by Alexandru Gussi – PhD in Political Science (Paris, 2007), Assistant Professor, Department of Political Science, Bucharest University

Armand Gosu – PhD in Russian History (Moscow, 1998), Associate Professor, Department of Political Science, Bucharest University

For the great majority of Romanians, the flight of Nicolae Ceauşescu and fall of the communist regime were so surprising that they could only be perceived as miracles. On December 22, 1989, this impression of a miracle was shared by virtually all Romanians, be it those who followed the events in front of their TVs, or those risking their lives in the streets. It is this impression of a miracle that provides a key to the understanding of these events: even those who took to the streets and assumed so many risks were not mentally prepared to conceive life after a victory that seemed impossible up to the very last moment. The Revolution was made possible by a desperate, initial rebellion that had no leaders, no organization, and no ideology aside from the implicit anti-communism of the Romanian flag from which the communist coat of arms had been removed. The absence of an organized, dissident movement and a culture of samizdat diminished even further any chance that the victims of the communist regime could benefit from its fall. It was others who benefitted from these events, which is why the impression of a miracle was quickly replaced by the idea of a “hijacked Revolution.” Hijacked by whom? By the nomenklatura whose ascension was blocked, for various reasons, by the Ceauşescu family, together with officers from the Securitate and the Ministry of Internal Affairs and Defense. The latter were fully aware that the regime would be unable to withstand a general rebellion and that the geopolitical context made it highly improbable for a Neo-Stalinist such as Ceauşescu to continue to rule the country. This led to the fact that the man of the hour was not an anti-communist, but precisely the person who was expected to succeed Ceauşescu for the leadership of the Party-State. When Ion Iliescu came to power, he was presented as a revolutionary, but not as one who pertained to the anti-communist rebellion. During a speech by the new leader delivered in what is now referred to as the Revolution Square, protesters responded to his wooden language by chanting “No communists!” At the time, Iliescu’s reaction was to pacify the crowd by arguing that the Romanian Communist Party (PCR) was gone. Thus, on December 22, the sole party was expeditiously dissolved by its own Central Committee. This, however, was not a real dissolution, but rather an integration into the administration of the new state. The former State-Party members unburdened themselves of the party and a new political state structure was created. The National Salvation Front (FSN) would then replace PCR and assume a form of revolutionary legitimacy. The discourse that broached this revolutionary legitimacy made possible a near perfect institutional continuity. The State remained the same, while most of the servants of the totalitarian regime became “active participants” in the revolution. Thus, previous agents of repression became current champions of change after December 22, 1989.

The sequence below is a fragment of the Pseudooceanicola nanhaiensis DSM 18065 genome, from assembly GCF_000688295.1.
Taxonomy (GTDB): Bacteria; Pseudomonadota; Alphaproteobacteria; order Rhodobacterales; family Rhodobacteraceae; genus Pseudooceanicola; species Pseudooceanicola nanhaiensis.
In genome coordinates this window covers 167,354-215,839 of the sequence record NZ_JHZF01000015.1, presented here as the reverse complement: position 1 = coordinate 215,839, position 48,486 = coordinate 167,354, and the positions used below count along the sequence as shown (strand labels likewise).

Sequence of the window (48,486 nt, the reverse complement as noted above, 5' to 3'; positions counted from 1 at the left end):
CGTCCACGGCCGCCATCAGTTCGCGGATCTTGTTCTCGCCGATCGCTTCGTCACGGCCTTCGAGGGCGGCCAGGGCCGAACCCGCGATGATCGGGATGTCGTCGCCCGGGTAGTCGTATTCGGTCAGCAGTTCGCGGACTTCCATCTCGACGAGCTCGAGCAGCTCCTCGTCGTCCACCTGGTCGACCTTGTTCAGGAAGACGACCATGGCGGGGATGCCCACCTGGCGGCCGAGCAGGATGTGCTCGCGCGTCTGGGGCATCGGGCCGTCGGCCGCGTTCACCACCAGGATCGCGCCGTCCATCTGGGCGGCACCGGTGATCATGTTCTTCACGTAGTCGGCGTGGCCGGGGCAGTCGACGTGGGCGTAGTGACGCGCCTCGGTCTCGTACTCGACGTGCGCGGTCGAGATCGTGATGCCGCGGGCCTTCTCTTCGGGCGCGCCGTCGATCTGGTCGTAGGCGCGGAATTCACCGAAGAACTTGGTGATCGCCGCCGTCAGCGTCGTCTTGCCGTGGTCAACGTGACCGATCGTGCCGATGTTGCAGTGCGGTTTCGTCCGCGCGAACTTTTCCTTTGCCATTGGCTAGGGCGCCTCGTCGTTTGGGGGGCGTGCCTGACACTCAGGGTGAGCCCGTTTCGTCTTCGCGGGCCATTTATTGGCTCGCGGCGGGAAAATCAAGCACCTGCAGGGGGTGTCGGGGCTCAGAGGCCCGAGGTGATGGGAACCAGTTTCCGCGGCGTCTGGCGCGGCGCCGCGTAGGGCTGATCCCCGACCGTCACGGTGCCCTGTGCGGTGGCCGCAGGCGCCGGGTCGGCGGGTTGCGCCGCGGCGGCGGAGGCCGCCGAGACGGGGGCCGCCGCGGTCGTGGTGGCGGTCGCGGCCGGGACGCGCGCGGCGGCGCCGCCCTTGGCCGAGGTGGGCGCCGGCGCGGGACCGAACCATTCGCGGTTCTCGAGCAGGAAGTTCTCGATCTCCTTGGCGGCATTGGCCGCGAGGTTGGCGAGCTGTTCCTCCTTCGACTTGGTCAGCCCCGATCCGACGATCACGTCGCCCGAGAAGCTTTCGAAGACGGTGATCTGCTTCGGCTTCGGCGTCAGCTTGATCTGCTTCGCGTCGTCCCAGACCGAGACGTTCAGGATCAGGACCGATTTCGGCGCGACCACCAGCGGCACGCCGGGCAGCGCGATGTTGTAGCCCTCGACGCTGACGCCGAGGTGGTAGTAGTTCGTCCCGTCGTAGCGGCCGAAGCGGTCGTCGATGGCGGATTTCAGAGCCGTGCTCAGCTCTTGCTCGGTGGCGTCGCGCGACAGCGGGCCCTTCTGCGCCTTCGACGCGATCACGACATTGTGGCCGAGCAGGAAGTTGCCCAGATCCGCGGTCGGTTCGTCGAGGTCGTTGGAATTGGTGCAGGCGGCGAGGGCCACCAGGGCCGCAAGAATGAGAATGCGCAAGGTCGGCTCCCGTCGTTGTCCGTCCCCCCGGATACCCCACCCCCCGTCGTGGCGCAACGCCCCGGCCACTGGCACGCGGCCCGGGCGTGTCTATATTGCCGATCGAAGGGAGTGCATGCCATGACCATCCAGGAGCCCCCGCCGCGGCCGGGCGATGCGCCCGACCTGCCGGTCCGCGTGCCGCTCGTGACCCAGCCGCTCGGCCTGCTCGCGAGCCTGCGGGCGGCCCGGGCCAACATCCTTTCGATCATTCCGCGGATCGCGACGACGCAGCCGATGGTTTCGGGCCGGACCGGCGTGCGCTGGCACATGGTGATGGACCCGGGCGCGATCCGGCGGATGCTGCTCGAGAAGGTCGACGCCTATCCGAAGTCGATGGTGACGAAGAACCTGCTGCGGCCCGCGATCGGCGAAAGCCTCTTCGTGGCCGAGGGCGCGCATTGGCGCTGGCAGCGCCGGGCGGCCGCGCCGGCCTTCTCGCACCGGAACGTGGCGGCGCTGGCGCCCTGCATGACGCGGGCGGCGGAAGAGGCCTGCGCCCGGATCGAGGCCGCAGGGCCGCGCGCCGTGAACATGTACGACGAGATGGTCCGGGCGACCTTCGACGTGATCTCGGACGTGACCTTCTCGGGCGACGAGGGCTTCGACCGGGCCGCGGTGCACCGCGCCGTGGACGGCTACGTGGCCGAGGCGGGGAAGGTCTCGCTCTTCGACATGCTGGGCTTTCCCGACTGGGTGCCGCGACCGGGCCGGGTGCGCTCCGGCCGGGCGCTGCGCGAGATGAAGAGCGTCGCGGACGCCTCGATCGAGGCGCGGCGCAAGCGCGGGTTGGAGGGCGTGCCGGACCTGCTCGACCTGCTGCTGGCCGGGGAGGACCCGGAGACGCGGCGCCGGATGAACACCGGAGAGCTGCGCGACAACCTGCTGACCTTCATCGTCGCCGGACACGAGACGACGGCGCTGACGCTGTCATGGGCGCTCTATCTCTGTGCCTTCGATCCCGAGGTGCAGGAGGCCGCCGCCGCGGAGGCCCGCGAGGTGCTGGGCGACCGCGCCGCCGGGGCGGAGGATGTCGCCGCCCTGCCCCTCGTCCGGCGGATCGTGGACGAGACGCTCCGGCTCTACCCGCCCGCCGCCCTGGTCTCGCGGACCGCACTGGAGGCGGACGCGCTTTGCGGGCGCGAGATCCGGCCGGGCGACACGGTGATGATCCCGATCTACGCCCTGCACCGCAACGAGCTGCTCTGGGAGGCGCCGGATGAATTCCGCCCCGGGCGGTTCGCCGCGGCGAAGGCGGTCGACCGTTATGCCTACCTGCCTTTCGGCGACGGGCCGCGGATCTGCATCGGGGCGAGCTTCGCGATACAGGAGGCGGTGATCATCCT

How could those who took to the streets accept this state of affairs? Some did so because they perceived the events as miraculous and simply did not have the necessary clarity of mind to  understand such a historic moment. Others attempted to protest, but the new power managed to make any alternative seem irrelevant under the threat of a possible urban guerilla war. The fear of Ceauşescu’s return and of a civil war anesthetized the people’s revolutionary potential. The recent inquiry of the Public Prosecutor’s Office into the events following December 22 explicitly refers to the fact that the ensuing struggles were orchestrated by the new power in an attempt to consolidate itself. Previously a group of nomenklatura, FSN became the architect of the Revolution after December 22. Together with the miraculous aura surrounding December 1989, this would turn the political bloc formed around Ion Iliescu into the founder and main protagonist of Romanian post-Communism for the following 15 years; one might say, even to this day. Thus, the great paradox of the Romanian Revolution was that it made possible the continuity of the communist state and, to a great extent, the continuity of political elites and their access to resource networks. Nevertheless, this use of revolutionary legitimacy did have two positive outcomes. First, those who orchestrated the performance were forced to entertain the semblance of democracy and even promote a certain limited form of de-communization. They had to de-communize their discourse, they renounced the majority of symbols pertaining to the Socialist Republic, and they were unable to uphold their nostalgia for totalitarian communism. Second and more importantly, Romanian society had the feeling or, rather, the certainty that it freed itself. FSN’s narrative was short-lived. Iliescu could portray himself as the savior of nomenklatura or the man of the hour, in general, but not as a liberator. Regardless of its historic (in)accuracy, the feeling that it had freed itself gave civil society unparalleled legitimacy and rendered counter-productive any attempts of the government to restrict political freedoms. Even though the degree to which Romania has become a democratic state is still debatable, the feeling of triumphant liberty remains, from the 1990s to this day, the most important legacy of the Romanian Revolution.

Alexandru Gussi & Armand Gosu

Edits., Democratia sub asediu, Editura Corint, 2019.

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